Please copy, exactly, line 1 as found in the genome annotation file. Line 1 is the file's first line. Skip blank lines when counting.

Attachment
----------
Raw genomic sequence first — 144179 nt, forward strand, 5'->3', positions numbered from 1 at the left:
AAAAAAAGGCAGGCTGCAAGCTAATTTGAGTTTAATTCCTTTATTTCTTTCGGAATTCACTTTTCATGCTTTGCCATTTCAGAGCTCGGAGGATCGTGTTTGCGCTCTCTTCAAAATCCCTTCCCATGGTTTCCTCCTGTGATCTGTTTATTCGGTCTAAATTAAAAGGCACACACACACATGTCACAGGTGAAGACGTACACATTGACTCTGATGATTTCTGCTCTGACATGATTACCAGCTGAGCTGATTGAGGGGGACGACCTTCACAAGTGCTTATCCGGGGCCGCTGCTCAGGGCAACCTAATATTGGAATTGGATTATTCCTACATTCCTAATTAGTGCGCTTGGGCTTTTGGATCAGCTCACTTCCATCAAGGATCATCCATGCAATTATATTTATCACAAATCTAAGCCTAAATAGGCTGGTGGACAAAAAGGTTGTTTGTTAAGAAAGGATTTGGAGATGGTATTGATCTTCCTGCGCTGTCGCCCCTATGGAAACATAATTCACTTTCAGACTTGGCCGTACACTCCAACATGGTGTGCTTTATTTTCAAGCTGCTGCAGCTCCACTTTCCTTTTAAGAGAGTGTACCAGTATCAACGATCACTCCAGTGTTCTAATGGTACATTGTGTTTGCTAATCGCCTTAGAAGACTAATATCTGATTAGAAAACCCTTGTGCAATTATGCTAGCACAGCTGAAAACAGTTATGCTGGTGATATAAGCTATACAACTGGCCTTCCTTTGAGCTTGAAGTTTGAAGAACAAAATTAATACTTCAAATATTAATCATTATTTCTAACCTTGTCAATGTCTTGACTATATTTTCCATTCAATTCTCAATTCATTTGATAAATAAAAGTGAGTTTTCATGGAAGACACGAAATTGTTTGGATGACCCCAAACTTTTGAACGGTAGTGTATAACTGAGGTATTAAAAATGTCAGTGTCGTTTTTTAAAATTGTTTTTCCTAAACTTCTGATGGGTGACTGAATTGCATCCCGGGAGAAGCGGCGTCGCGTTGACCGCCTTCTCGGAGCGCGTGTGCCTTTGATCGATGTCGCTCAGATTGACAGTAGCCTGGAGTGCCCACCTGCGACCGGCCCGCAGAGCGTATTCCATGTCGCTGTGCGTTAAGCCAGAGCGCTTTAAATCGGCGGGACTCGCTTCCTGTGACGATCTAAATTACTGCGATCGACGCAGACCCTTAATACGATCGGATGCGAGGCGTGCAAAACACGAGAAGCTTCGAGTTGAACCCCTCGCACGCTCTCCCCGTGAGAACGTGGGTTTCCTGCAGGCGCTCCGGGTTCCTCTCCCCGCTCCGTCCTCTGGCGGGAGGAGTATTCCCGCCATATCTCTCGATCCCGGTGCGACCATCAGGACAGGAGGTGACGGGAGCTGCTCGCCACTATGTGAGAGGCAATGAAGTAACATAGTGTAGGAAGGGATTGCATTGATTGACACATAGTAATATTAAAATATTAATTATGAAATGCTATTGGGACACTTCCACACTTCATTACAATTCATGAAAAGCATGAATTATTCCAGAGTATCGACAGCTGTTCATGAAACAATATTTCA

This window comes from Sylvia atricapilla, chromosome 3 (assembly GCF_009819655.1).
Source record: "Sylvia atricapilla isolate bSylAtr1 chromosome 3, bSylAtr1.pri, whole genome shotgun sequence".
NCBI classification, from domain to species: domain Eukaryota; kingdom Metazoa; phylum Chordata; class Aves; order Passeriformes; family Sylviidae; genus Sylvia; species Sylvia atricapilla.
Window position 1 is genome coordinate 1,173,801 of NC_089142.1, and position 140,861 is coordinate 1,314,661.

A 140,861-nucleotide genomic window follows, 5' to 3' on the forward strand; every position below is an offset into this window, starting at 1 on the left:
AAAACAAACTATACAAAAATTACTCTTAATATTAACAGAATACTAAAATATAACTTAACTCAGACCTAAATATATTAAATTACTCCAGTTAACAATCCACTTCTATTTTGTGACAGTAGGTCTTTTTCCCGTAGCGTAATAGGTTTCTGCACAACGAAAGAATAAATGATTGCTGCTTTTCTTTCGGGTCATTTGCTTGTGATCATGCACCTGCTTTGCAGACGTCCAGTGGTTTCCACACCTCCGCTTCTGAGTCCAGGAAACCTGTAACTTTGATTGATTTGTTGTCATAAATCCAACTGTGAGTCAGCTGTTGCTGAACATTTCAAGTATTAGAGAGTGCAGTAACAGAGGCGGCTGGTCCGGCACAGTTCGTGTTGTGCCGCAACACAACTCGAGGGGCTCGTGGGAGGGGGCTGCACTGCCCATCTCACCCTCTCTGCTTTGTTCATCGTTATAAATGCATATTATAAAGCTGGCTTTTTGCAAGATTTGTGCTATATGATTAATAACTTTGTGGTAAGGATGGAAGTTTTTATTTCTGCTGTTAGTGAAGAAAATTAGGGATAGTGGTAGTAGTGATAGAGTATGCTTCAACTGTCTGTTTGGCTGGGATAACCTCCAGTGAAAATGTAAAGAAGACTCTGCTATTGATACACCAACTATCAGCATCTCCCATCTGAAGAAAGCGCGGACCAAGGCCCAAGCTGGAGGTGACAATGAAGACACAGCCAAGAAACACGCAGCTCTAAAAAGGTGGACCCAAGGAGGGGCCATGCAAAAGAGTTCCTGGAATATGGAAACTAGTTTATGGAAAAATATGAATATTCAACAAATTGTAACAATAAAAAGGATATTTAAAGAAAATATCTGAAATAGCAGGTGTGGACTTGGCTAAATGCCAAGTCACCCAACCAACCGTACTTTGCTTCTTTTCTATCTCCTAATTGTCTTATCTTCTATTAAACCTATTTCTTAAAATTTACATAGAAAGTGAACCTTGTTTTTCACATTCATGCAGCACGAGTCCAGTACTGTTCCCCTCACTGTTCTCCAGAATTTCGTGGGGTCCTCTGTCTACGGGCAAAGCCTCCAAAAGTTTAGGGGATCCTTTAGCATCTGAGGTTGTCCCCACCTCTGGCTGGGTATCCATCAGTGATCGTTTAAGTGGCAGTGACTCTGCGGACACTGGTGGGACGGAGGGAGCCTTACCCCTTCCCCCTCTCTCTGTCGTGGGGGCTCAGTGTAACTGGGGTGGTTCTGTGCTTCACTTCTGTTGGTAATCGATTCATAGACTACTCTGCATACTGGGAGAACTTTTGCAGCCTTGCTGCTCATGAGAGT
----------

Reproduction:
Raw genomic sequence first — 144179 nt, forward strand, 5'->3', positions numbered from 1 at the left: